Marine terminal operators still don't like the Lowenthal bill, which would subject them to a $250 fine each time a truck has to wait in line at their terminals for more than 30 minutes. But now that it has passed the California Legislature and has been sent to Gov. Gray Davis, they're trying to adjust.
"We're not happy with it," said Tony Scioscia, president of APM Terminals North America, the terminal operator for Maersk Sealand. But, he added, "We'll do what we have to do."
One thing that terminal operators almost certainly will do is establish appointment systems for truckers, so that they don't have to wait in long lines. "Every terminal operator should have an appointment system," said Ed DeNike, chief operating officer of Stevedoring Services of America, which operates several container terminals in Los Angeles-Long Beach and Oakland.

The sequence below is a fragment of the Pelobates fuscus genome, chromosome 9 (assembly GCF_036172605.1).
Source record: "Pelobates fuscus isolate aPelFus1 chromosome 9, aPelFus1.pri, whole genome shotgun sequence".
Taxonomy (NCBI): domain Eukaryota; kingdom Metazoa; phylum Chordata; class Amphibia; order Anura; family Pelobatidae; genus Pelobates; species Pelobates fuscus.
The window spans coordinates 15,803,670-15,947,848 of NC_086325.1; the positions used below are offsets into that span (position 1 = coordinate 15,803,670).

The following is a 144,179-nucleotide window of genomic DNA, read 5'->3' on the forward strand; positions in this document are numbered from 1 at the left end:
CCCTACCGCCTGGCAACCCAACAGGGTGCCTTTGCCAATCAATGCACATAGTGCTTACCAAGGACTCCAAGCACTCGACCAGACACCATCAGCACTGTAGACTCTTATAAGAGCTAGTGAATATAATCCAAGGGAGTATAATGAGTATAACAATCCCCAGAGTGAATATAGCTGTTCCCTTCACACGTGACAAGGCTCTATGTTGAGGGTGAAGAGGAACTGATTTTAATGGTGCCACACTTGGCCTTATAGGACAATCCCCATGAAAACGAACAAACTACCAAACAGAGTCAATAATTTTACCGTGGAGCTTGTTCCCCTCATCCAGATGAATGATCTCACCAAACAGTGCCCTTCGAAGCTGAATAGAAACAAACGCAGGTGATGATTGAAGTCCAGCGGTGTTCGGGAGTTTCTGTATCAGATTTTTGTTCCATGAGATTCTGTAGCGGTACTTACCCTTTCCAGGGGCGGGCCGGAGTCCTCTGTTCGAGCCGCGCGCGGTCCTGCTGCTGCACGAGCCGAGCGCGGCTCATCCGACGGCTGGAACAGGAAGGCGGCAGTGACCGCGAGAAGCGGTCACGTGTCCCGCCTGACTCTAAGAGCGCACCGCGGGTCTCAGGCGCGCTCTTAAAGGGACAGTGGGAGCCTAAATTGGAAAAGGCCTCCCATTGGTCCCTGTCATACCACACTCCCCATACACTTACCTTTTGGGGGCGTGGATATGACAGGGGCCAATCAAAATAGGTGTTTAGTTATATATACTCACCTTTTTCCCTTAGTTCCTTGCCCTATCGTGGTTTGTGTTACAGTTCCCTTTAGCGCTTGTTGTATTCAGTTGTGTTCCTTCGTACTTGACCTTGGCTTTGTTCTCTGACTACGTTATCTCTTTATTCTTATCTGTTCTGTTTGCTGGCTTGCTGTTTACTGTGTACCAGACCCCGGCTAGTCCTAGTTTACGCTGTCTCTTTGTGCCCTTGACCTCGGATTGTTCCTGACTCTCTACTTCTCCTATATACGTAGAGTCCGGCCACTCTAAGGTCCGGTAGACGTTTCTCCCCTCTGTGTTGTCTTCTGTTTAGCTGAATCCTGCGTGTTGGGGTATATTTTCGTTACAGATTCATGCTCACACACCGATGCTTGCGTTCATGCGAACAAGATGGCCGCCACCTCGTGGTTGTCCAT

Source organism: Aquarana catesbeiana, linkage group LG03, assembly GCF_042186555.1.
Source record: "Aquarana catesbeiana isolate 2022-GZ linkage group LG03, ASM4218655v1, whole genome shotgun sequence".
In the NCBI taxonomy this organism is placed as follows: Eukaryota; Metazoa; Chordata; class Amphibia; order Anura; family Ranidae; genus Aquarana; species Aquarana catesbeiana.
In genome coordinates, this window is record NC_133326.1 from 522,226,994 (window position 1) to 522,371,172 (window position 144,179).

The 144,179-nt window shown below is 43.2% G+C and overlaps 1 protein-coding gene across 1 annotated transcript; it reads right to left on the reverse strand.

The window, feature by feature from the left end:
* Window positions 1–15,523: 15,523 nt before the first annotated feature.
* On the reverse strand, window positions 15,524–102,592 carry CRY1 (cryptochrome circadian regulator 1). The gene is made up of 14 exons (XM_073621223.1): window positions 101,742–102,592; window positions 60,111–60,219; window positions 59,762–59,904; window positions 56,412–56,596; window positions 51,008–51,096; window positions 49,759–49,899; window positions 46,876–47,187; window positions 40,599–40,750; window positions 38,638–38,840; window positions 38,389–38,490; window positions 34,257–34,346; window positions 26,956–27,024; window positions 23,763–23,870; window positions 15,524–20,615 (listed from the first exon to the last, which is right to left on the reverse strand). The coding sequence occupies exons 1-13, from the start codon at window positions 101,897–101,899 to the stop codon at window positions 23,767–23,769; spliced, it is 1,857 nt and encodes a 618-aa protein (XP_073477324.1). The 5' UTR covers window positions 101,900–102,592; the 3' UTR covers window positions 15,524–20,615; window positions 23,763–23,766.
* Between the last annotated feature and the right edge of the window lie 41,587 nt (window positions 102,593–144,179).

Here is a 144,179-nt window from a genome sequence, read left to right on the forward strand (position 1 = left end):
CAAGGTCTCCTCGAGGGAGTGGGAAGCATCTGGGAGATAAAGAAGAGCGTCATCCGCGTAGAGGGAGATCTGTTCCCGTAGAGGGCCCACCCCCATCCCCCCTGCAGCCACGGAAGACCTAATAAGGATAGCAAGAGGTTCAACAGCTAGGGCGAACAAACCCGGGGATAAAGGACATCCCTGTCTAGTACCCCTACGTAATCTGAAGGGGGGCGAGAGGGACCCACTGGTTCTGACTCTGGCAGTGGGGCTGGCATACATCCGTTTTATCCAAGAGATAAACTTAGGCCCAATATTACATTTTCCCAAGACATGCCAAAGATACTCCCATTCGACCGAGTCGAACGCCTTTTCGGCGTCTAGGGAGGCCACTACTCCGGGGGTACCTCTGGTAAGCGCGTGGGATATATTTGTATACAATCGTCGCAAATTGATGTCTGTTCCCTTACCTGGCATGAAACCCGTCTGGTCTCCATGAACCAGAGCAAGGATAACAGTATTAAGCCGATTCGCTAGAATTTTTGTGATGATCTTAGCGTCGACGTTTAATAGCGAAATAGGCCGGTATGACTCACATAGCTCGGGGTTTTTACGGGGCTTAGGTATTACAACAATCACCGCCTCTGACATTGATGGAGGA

APL Ltd. is considering extended gate hours as well as an appointment system, and may end up with a combination of the two strategies, said William Hamlin, president, North America region, for APL Ltd. "Each terminal must determine what works for them," he said.
The legislation, …